Earlier this week iRobot CEO Colin Angle shared with Reuters that the data collected by iRobot devices (such as Roomba) over the years may eventually be shared with third parties. Even though iRobot’s robotic vacuum cleaners are not as smart as R2-D2, some of the high-end models, such as the $900 Roomba 980 robotic vacuum cleaner, are known to contain sophisticated technology that maps and records information about users’ house floors. There is nothing wrong in having a smart device which does the vacuuming instead of you, but what raises some questions is the fact that the information these devices are collecting may one day be shared with the world.

In the interview with Reuters, Colin Angle mentioned that “there’s an entire ecosystem of things and services that the smart home can deliver once you have a rich map of the home that the user has allowed to be shared.” What we believe he has in mind is the fact that technology giants, as well as the government, might be able to find the data collected by iRobot devices beneficial.

What happens with the information collected by Roomba?

For example, such information can help marketers determine what items are “missing” from your household. If the floor map shows there is no couch in the living room, you may end up seeing a whole lot of seating furniture advertisements. You may also get flooded with toddler related products should the algorithm integrated into your smart vacuum cleaner determines you have a young fella running around your house frantically displacing stuff. There are various reasons the government may want to have access to such information too. When such info starts being passed around in most cases it becomes more accessible, which raises concerns as it may be used by hackers and potential crime doers. The more you share, the easier it will be for cybercriminals to find holes in the system and know more about you, your behavior and your belongings. This is a bit scary, isn’t it?

And before you toss the hardworking poor little Roomba away and replace it with an entirely secure broom, we wanted to highlight the fact that in the very same interview Angle confirmed that as of now, iRobot had not formed any plans to sell data but added the company could extract value from those agreements by connecting for free with as many companies as possible to make the device more useful in the home.

After all the controversy iRobot has recently released an official statement:

“iRobot does not sell data customer data. Our customers always come first. We will never violate our customer’s trust by selling or misusing customer-related data, including data collected by our connected products. Right now, the data Roomba collects enables it to effectively clean the home and provides customers with information about cleaning performance. iRobot believes that in the future, this information could provide even more value for our customers by enabling the smart home and the devices within it to work better, but always with their explicit consent.”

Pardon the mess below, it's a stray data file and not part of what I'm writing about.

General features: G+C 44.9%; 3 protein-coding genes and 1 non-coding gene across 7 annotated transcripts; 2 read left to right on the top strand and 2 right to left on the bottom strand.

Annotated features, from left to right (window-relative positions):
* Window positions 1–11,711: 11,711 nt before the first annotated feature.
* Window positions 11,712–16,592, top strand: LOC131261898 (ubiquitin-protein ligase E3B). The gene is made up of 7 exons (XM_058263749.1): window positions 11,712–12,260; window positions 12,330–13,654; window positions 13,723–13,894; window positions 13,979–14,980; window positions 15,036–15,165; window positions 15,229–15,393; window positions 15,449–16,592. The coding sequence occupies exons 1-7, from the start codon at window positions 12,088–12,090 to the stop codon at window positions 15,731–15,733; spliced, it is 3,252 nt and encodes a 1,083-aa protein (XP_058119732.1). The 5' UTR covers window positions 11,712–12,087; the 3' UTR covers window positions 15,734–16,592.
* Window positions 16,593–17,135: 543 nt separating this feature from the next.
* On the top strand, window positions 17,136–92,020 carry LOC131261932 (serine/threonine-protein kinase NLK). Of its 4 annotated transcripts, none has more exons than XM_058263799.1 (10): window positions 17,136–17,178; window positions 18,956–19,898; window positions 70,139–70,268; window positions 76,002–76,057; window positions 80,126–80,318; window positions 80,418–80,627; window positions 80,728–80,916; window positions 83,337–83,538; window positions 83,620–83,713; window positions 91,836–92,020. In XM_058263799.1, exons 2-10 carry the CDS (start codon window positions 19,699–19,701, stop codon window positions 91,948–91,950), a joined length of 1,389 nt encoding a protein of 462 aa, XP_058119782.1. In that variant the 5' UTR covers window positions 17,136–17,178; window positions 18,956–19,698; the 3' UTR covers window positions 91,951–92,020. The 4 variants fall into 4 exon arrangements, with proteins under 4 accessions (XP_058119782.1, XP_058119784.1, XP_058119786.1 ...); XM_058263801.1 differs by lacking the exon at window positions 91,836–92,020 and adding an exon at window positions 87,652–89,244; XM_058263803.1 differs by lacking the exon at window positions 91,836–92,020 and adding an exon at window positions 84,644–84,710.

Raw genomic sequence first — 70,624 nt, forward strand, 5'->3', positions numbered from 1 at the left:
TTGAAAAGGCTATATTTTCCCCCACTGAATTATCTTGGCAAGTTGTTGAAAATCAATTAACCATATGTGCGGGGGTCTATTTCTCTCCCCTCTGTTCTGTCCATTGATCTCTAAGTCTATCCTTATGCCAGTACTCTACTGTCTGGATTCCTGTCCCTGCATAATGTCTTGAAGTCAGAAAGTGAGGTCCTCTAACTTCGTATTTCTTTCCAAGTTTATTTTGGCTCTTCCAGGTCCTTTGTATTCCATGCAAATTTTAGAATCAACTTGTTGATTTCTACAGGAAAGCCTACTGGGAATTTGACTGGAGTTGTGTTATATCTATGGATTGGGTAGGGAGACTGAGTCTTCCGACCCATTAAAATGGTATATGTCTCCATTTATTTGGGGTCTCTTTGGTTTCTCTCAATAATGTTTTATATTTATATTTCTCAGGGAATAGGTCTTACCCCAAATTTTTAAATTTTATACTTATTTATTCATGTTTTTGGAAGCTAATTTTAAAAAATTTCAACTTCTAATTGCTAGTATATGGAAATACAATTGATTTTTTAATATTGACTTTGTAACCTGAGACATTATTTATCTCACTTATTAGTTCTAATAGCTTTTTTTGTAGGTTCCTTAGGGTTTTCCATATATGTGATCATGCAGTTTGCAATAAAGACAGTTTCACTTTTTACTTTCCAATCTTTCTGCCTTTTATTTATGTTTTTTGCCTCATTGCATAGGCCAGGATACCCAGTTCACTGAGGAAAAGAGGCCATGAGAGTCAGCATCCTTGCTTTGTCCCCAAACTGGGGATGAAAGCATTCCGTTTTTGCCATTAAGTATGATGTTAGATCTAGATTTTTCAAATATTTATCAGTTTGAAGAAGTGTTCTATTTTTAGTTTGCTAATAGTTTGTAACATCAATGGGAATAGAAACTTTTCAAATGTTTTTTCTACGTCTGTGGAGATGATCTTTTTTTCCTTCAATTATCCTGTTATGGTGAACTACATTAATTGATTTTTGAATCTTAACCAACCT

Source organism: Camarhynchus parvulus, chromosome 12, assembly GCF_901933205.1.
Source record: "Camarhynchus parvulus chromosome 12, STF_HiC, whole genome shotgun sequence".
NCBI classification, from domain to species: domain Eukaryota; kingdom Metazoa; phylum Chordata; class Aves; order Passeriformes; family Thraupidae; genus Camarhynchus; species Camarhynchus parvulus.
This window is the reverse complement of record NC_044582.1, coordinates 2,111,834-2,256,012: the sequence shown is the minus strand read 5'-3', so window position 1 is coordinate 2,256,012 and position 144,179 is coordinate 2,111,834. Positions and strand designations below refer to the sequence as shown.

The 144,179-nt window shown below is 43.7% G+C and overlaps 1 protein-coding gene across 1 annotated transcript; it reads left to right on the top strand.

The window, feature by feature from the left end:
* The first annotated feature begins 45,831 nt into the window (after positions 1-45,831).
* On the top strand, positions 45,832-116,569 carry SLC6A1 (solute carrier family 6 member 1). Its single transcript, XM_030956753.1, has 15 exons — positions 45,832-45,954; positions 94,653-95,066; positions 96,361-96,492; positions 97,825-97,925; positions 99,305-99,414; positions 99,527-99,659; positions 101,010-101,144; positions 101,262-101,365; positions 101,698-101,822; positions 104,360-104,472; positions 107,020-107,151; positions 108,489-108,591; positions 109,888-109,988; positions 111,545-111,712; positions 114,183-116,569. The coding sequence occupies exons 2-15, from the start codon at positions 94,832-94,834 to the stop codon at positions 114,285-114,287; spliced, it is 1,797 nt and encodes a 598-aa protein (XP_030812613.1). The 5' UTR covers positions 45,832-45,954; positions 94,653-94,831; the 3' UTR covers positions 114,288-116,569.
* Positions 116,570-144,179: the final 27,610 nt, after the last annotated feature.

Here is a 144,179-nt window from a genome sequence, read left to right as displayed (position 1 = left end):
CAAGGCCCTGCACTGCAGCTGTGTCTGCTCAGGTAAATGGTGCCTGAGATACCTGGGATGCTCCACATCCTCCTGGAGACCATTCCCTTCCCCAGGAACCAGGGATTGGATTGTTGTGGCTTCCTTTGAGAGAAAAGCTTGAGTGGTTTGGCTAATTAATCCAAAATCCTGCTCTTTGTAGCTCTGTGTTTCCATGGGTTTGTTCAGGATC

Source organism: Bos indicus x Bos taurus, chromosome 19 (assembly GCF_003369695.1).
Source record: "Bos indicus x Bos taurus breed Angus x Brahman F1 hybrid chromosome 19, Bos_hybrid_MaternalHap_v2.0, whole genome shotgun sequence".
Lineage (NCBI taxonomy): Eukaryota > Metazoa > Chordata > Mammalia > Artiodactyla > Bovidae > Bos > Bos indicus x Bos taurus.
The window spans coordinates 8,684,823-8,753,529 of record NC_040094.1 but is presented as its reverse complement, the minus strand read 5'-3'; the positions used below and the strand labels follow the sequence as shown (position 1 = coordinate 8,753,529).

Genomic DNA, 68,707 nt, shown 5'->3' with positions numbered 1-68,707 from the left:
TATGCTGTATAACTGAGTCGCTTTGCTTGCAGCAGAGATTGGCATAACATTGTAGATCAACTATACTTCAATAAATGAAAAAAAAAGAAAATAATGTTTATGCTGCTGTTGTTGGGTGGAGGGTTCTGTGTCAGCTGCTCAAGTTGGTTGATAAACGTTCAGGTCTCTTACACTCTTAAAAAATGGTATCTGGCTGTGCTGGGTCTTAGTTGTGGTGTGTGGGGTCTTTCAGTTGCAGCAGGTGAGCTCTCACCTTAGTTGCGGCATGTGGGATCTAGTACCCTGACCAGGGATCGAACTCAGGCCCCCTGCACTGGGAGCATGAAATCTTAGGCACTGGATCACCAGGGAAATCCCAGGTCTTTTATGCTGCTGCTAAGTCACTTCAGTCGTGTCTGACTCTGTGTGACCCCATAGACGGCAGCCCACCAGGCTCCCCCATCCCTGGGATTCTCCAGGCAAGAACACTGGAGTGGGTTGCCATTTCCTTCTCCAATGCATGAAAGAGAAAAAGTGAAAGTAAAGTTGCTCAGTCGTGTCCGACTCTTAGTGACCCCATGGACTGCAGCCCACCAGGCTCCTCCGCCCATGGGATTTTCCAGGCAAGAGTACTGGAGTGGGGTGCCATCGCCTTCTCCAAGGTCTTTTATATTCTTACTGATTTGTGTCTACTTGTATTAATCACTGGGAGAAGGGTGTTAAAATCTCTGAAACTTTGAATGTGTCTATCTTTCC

So, do we have to worry about the safety of a vacuum cleaner?

Of course, we have to! Whether it is a vacuum cleaner, a car, or a TV … Everything that is connected can be a risk. All these devices collect a lot of information about us, our lives and our privacy. If that falls into bad hands, we should be very worried. It would be good to know if the data collected in the “roombas” travel safely and if the vacuum cleaners have security systems capable of dealing with infections or attacks as nowadays is not unreasonable to think that someone may want to take advantage of the information they contain (for example, a detailed map of your house, where are the jewels, the safe …).

For example, when it comes to personal computers or mobile phones, users can often discover a malware infection by noting that their device does not work as it should or because they have an antivirus. But in the case of vacuum cleaners or other devices connected to the Internet, without comprehensive protection, how can we know? At the moment there is no way to know if they are infected or not and can go unnoticed for long periods of time.

“Manufacturers should at least, eliminate unnecessary network services and include ways to control security and easily or automatically fix security vulnerabilities in their products. Consumers should take the same security measures with their computers or mobile phones as with all the devices they have at home connected to the Internet. Comprehensive protection systems are the best option to safeguard the security of all the devices we have at home. “Adds Hervé Lambert, Global Consumer Operations Manager at Panda Security.

There is so much technology around you that privacy no longer means what it used to, to improve their services, some companies such as your wireless carrier, for example, collect data about your behavior. Such monitoring not only helps businesses sell you more stuff but also in some cases keep you safe and improve your lives. The information companies gather from their customer base help R&D teams develop better and more appealing products. The more companies know about you, the easier it will be for them to provide you with solutions that improve your life. The only problem is when such information ends up in the hands of the wrong people, this is why it is important to always have a second layer of security –  tech giants such as Amazon, Apple and Google are not insured against cyber theft and the real victims after successful cyber-attacks are usually the average people.

So briefly, there is nothing wrong with sharing the maps with third parties, as long as the process is well regulated and there is transparency in how such sensitive information will be handled and secured.